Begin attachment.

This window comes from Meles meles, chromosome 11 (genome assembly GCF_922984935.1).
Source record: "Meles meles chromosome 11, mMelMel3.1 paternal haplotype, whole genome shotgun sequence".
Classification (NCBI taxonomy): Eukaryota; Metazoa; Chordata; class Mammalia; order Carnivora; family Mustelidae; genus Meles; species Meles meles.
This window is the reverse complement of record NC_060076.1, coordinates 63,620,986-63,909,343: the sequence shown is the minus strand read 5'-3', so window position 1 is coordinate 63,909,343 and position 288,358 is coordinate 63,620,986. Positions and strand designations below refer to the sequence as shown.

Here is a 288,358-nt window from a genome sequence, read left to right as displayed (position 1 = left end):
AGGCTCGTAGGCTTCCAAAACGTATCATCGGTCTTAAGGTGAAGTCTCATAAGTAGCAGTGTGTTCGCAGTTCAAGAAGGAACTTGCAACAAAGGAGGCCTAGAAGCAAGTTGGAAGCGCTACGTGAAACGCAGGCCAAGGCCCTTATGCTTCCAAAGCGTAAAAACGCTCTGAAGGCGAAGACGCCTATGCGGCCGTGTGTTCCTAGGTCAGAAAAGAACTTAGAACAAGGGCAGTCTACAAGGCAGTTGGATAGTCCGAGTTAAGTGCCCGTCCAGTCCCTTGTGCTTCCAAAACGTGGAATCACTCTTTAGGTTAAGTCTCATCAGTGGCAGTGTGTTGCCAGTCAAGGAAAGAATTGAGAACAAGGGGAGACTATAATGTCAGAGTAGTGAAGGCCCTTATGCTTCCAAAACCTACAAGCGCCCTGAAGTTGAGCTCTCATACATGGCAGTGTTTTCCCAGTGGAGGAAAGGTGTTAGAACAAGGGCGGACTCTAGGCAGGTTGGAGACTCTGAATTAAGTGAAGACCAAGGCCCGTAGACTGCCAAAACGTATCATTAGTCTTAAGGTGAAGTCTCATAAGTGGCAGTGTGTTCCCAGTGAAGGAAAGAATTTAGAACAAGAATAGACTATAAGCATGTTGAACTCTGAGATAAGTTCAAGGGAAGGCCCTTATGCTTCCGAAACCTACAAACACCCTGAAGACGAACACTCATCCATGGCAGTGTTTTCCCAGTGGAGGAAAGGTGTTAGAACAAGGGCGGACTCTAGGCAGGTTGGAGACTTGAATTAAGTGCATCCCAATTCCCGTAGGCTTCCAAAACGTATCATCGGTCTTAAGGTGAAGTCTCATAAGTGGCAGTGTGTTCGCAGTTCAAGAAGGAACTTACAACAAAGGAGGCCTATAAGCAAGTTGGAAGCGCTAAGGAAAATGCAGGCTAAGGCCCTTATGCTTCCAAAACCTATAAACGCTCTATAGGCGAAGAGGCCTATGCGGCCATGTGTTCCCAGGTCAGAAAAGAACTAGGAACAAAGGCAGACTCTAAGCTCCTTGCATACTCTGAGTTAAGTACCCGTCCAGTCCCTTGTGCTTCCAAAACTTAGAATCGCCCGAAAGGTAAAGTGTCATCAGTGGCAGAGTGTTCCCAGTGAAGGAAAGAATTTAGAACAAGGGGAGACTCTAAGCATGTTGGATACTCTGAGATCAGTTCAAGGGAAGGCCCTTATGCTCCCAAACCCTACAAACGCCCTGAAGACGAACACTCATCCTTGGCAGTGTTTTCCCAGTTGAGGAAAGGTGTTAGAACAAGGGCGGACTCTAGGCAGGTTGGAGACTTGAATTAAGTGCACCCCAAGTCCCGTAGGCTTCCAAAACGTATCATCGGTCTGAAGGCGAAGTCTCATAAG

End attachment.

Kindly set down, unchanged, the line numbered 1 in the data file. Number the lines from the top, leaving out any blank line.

This window comes from Meles meles, chromosome 11 (genome assembly GCF_922984935.1).